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Special Areas of Conservation

South Uist Machair

Designated Special Area of Conservation (SAC)
Country Scotland
Unitary Authority Highlands and Islands
Centroid* NF790374
Latitude 57.31388889
Longitude -7.333333333
SAC EU Code UK0012713
Status Designated Special Area of Conservation (SAC)
Area (ha) 3437.71
* This is the approximate central point of the SAC. In the case of large, linear or composite sites, this may not represent the location where a feature occurs within the SAC.
Location of South Uist Machair SAC

General site character

  • Tidal rivers, Estuaries, Mud flats, Sand flats, Lagoons (including saltwork basins) (8.7%)
  • Coastal sand dunes, Sand beaches, Machair (52%)
  • Inland water bodies (Standing water, Running water) (21%)
  • Bogs, Marshes, Water fringed vegetation, Fens (10%)
  • Improved grassland (5%)
  • Other land (including Towns, Villages, Roads, Waste places, Mines, Industrial sites) (3.3%)

Download the Standard Data Form for this site as submitted to Europe (PDF <100kb)

Note When undertaking an appropriate assessment of impacts at a site, all features of European importance (both primary and non-primary) need to be considered.

Annex I habitats that are a primary reason for selection of this site

  • South Uist in the Outer Hebrides has the most extensive cultivated machair system in Scotland, extending the whole length of the island and up to 2 km inland. There is extensive grazing, and rotational cultivation, mainly to provide cattle fodder. The area is very diverse in physical form and is extremely rich in plant species. Extensive areas of wet machair include transitions to machair lochs or wet heath, marshes and peatland. The site is selected for several of these Annex I habitat types in their own right. The standing waters within the site exhibit a wide range of pH and salinity. The Annex II species 1833 Slender naiad Najas flexilis occurs in a number of them, for which the site is also selected.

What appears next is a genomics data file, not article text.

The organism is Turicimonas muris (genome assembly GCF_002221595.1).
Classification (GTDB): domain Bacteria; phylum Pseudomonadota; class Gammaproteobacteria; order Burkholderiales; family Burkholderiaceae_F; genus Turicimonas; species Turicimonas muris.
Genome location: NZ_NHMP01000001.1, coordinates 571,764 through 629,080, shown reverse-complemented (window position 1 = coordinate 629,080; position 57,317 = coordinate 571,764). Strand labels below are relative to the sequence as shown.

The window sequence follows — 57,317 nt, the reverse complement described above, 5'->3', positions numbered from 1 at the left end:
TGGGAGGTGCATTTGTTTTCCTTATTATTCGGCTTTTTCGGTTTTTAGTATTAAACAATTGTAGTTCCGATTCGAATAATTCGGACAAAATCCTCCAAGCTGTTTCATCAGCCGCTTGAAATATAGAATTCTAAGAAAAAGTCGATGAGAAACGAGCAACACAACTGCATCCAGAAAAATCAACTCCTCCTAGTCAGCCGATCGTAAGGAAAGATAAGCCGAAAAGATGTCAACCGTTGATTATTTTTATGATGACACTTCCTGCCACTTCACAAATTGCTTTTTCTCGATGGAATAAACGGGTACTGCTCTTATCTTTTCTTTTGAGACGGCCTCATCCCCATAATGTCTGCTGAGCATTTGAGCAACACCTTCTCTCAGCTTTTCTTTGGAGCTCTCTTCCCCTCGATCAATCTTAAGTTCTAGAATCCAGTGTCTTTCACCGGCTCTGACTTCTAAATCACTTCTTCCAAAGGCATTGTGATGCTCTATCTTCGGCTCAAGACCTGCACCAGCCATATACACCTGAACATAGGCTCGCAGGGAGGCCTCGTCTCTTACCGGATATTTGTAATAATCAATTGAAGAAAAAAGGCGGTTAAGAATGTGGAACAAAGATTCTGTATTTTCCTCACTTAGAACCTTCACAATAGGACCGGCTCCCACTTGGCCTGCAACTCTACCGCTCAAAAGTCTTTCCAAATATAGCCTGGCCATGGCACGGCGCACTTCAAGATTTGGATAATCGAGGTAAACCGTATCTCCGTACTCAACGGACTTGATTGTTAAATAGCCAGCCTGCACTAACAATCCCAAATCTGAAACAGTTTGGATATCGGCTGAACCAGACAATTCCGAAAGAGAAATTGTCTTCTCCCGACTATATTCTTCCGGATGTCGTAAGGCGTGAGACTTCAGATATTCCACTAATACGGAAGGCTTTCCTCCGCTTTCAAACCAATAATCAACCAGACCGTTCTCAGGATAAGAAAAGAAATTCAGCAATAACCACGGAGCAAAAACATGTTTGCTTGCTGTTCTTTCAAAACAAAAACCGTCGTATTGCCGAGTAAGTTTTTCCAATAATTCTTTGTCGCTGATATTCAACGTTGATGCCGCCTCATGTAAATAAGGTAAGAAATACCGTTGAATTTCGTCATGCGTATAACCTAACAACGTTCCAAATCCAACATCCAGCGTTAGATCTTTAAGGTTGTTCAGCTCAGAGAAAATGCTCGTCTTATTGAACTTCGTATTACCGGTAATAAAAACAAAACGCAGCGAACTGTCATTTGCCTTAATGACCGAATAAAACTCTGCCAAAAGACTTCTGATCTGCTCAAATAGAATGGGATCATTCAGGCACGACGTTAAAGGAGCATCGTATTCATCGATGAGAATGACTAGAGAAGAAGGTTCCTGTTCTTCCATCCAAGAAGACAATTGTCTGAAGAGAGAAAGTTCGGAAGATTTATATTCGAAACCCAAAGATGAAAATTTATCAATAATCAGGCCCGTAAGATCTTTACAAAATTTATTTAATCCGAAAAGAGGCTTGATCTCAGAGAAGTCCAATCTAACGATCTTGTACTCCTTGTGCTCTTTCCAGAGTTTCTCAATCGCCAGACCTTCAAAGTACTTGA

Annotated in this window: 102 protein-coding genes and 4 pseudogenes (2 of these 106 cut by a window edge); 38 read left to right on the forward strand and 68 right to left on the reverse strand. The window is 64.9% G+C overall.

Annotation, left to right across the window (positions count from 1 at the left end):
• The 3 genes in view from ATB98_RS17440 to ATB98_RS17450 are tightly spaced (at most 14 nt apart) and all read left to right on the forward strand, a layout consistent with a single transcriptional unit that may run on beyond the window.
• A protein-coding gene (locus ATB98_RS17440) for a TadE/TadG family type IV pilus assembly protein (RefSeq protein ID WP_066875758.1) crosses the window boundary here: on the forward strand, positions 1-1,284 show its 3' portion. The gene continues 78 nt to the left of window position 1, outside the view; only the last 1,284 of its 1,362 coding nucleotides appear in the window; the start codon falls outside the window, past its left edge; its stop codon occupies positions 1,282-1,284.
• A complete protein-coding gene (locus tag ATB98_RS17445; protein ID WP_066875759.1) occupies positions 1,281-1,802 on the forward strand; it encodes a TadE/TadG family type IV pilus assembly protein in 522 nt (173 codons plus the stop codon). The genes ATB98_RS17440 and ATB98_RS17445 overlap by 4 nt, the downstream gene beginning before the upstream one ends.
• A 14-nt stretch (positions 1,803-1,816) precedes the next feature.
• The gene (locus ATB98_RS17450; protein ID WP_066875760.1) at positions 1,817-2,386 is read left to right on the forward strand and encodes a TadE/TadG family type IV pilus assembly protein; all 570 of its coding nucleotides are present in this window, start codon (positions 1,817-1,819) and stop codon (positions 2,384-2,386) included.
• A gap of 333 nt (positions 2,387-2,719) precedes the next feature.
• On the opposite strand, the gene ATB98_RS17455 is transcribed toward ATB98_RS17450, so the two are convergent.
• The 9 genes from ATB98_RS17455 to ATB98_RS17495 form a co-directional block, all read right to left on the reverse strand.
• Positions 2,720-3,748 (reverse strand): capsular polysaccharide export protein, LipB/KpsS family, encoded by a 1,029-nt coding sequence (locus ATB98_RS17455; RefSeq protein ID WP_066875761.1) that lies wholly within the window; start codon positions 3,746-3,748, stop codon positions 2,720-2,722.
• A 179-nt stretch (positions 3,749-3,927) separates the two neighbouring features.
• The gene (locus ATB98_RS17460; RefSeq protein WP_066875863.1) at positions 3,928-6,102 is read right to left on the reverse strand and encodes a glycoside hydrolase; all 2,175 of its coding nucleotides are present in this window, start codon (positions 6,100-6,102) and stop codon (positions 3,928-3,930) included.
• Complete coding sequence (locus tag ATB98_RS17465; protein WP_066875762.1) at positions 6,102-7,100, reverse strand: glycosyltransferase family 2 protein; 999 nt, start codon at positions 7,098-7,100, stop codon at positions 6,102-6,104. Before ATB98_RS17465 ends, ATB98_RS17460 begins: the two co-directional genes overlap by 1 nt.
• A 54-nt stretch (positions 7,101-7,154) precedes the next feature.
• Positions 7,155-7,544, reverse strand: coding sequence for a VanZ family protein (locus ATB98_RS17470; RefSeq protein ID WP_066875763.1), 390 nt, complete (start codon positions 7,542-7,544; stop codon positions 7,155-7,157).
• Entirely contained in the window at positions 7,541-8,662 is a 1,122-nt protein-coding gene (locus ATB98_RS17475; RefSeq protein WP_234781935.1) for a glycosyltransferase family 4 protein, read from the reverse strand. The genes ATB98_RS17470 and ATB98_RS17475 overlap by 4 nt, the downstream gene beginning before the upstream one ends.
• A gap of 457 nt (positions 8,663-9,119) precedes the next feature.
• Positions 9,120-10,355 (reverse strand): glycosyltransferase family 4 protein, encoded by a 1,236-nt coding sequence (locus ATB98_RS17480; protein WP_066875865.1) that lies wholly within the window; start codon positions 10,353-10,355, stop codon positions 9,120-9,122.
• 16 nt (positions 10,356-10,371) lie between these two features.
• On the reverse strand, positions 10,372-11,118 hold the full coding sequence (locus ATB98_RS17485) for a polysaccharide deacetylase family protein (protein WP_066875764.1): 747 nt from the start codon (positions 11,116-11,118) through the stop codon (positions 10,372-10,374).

• This site encompasses a series of oligotrophic lochs on the machair plains of the west coast of South Uist in the Outer Hebrides. It is considered to be the most important site in the UK for the conservation of this habitat type, owing to the diversity and extent of the habitat type and because these lochs contain all three characteristic plant genera (water lobelia Lobelia, shoreweed Littorella and quillwort Isoetes). The oligotrophic lochs form one element of a series of lochs, which range from dystrophic lochs on inland peat bogs, through oligotrophic lochs of this type in areas of transitions between peat and calcareous sands, to calcareous lochs of the main machair plain and brackish sea lochs closest to the sea. Oligotrophic waters in this composite site are Lochs Fada, na Tanga, na Cuithe Mòire, a’Phuirt-ruaidh, a’Chnoic Bhuidha and Schoolhouse Loch.

  • South Uist Machair includes the largest machair system in the British Isles and contains excellent examples of transition from marine to freshwater habitats including oligotrophic freshwaters. At this site, oligotrophic conditions are present within lochs that receive drainage from the acidic blacklands, hills and moors. The principal oligotrophic loch in this site is Loch Druidibeg which has a catchment that lies over Lewisian gneiss, a rock type which weathers to produce acid and nutrient-poor soils. Loch Druidibeg is a large, shallow loch that supports a flora typical of its nutrient-poor status.